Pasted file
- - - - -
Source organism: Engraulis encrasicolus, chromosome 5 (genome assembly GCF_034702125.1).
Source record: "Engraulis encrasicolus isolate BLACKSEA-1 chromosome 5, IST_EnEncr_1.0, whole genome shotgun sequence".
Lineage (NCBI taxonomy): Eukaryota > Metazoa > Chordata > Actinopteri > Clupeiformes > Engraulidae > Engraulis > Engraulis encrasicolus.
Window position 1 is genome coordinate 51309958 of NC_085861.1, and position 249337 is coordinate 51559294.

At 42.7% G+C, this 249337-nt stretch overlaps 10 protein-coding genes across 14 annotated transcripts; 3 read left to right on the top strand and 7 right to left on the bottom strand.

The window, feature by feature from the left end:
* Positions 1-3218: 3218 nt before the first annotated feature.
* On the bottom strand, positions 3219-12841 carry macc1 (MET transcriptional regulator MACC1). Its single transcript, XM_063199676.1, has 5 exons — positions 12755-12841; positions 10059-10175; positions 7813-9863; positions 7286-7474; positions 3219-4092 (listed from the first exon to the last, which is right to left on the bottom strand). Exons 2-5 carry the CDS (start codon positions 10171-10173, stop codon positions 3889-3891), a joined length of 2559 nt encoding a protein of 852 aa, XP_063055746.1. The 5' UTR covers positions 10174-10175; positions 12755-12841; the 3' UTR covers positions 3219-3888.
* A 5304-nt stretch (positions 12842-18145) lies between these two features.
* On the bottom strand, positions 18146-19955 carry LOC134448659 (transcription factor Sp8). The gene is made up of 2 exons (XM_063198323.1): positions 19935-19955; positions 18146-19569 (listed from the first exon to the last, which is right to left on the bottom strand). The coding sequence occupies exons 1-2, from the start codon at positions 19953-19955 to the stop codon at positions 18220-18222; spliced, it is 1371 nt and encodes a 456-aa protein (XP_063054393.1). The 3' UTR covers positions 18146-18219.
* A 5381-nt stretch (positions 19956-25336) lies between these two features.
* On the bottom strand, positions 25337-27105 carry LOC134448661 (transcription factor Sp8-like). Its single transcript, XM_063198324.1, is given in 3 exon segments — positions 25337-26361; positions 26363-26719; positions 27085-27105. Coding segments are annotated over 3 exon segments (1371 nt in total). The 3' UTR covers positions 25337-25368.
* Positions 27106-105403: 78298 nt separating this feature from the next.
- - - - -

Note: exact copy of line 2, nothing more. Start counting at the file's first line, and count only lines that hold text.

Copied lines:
Source record: "Engraulis encrasicolus isolate BLACKSEA-1 chromosome 5, IST_EnEncr_1.0, whole genome shotgun sequence".